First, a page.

11 Outlining Data: Outlining data makes your data easier to view. In this example, we will total rows of related data and collapse a group of columns.

12 Subtotal: Use the SUBTOTAL function in Excel (instead of SUM, COUNT, MAX, etc.) to ignore rows hidden by a filter or to ignore manually hidden rows.

13 Unique Values: To find unique values in Excel, use the Advanced Filter. You can extract unique values or filter for unique values. If you have Excel 365 or Excel 2021, use the UNIQUE function.

14 FILTER function: Use the magic FILTER function in Excel 365/2021 to extract records that meet certain criteria. The FILTER function is quite versatile.

15 Manage Rules: To view all conditional formatting rules in a workbook, use the Conditional Formatting Rules Manager. You can also use this screen to create, edit and delete rules.

16 Data Bars: Use data bars in Excel to visualize values in a range of cells. A longer bar represents a higher value.

17 Color Scales: Use color scales in Excel to visualize values in a range of cells. The shade of the color represents the value in the cell.

18 Icon Sets: Use icon sets in Excel to visualize values in a range of cells. Each icon represents a range of values.

19 Find Duplicates: This example teaches you how to find duplicate values (or triplicates) and how to find duplicate rows in Excel.

20 Shade Alternate Rows: To shade alternate rows in Excel, use conditional formatting or apply a table style. Coloring every other row makes it easier to read your data.

21 Compare Two Lists: This example describes how to compare two lists using conditional formatting. For example, you may have two lists of NFL teams.

22 Conflicting Rules: Sometimes multiple conditional formatting rules in Excel conflict. A higher rule always wins. This example illustrates two different results.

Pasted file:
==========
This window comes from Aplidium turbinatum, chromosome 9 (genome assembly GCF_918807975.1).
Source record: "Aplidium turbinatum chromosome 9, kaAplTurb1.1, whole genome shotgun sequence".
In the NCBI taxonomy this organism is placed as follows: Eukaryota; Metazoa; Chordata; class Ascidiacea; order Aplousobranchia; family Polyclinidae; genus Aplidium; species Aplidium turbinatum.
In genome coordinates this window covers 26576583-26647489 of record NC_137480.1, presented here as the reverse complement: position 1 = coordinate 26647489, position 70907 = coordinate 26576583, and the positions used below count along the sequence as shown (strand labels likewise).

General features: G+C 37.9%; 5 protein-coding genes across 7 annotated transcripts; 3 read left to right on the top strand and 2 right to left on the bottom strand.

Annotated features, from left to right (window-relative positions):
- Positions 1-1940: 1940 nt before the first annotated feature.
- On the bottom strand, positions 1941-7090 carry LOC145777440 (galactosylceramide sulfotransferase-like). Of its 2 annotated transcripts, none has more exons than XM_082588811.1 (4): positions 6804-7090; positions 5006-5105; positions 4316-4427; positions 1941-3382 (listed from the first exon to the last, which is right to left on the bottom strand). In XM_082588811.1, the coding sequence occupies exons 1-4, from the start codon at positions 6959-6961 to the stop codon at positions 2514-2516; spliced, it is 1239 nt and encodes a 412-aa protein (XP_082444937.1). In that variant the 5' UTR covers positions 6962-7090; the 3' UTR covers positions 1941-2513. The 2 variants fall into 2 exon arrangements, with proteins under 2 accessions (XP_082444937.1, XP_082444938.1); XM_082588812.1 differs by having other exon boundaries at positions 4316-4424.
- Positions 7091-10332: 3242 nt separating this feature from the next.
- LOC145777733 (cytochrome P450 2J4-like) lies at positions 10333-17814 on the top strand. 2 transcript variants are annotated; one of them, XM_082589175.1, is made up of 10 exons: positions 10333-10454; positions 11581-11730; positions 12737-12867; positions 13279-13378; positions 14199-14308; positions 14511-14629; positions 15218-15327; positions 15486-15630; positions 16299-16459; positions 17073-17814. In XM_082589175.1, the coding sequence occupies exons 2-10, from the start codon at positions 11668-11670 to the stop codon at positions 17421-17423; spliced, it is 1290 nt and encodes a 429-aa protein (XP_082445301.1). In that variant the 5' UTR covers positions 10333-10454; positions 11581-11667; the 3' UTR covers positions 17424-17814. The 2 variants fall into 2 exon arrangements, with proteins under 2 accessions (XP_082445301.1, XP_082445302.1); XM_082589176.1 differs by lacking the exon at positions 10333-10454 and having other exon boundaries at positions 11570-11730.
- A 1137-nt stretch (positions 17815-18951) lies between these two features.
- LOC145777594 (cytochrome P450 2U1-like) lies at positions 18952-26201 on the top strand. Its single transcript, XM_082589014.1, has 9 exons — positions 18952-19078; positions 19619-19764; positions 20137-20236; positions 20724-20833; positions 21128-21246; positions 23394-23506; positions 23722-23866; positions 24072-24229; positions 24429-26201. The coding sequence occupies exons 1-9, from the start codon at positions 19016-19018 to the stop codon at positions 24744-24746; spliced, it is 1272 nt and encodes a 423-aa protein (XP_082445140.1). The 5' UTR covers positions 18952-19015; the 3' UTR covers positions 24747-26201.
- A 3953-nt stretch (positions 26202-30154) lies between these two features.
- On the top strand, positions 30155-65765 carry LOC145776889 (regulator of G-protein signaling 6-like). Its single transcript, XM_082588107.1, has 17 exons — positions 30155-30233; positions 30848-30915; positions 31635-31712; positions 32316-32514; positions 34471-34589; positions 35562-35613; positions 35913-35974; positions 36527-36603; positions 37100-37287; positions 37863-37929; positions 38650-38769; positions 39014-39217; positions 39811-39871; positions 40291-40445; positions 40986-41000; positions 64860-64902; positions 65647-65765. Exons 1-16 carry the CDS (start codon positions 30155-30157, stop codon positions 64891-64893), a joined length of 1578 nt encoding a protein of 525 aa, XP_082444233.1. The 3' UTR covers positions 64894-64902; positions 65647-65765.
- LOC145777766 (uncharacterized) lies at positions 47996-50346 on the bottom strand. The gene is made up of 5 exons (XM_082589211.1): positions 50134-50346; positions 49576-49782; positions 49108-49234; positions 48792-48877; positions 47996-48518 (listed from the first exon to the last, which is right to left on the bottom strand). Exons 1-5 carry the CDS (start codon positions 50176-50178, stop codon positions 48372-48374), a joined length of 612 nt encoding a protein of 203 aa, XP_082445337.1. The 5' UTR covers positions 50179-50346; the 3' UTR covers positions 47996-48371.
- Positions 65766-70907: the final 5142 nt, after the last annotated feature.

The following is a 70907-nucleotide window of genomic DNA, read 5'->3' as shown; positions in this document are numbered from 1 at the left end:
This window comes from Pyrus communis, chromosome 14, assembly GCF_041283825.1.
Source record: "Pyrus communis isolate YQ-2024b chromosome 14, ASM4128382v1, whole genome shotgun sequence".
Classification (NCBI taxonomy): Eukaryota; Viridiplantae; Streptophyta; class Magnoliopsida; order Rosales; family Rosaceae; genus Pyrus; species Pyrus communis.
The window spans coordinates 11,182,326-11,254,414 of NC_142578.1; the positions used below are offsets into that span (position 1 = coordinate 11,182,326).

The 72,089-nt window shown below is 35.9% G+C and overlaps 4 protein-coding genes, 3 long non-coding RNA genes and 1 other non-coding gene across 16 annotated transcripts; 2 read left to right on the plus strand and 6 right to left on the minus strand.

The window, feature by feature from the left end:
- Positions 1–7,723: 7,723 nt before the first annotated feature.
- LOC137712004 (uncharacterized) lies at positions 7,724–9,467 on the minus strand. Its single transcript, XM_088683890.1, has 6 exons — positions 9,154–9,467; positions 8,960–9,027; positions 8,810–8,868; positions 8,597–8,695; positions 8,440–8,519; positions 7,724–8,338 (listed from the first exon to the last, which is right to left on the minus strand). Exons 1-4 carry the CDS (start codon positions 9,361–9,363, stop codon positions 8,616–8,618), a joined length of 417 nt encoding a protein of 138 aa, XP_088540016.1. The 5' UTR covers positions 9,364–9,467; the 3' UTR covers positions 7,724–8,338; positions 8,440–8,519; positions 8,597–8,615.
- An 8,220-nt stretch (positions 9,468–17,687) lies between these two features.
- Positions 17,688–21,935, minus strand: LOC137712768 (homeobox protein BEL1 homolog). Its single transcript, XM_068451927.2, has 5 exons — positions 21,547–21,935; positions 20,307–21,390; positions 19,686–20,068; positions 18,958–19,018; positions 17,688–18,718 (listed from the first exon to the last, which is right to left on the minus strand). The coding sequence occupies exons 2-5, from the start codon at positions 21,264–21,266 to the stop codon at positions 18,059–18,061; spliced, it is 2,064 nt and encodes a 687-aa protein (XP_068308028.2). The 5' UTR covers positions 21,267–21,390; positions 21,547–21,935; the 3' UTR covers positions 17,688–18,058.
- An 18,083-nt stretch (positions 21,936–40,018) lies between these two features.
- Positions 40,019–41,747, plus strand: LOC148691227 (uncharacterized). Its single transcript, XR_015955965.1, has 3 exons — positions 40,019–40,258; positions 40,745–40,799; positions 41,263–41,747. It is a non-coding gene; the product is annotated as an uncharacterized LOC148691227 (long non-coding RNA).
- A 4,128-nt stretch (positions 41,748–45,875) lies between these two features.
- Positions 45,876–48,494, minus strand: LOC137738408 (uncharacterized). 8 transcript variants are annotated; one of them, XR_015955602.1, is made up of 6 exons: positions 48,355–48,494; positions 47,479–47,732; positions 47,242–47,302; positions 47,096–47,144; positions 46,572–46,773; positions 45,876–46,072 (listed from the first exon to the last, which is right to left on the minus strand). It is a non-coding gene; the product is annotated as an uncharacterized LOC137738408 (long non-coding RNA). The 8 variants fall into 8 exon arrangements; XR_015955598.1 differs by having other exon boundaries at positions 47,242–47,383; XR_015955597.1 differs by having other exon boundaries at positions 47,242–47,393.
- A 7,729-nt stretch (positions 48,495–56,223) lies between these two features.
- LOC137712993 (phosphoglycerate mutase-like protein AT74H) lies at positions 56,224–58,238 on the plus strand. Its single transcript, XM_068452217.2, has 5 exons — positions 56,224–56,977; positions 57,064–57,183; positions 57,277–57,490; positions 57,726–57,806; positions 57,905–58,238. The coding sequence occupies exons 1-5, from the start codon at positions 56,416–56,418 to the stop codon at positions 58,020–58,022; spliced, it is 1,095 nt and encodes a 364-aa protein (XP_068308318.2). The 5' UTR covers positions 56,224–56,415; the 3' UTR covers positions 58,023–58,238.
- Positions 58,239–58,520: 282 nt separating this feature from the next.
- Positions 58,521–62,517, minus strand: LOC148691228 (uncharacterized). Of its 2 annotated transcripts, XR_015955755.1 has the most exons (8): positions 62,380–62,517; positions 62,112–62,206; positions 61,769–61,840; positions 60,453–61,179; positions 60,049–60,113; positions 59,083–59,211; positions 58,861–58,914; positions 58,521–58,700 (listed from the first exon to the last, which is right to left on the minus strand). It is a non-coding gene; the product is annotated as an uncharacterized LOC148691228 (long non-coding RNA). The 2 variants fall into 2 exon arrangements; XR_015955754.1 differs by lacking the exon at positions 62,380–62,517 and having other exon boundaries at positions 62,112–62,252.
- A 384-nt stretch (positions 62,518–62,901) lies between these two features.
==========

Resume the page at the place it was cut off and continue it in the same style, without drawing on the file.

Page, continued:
23 Heat Map: To create a heat map in Excel, simply use conditional formatting. A heat map is a graphical representation of data where individual values are represented as colors.

24 Column Chart: Column charts are used to compare values across categories by using vertical bars. To create a column chart in Excel, execute the following steps.

25 Line Chart: Line charts are used to display trends over time. Use a line chart if you have text labels, dates or a few numeric labels on the horizontal axis.

26 Pie Chart: Pie charts are used to display the contribution of each value (slice) to a total (pie). Pie charts always use one data series.

27 Bar Chart: A bar chart is the horizontal version of a column chart. Use a bar chart if you have large text labels. To create a bar chart in Excel, execute the following steps.

28 Area Chart: An area chart is a line chart with the areas below the lines filled with colors. Use a stacked area chart to display the contribution of each value to a total over time.

29 Scatter Plot: Use a scatter plot (XY chart) to show scientific XY data. Scatter plots are often used to find out if there's a relationship between variable X and Y.

30 Data Series: A row or column of numbers in Excel that are plotted in a chart is called a data series. You can plot one or more data series in a chart.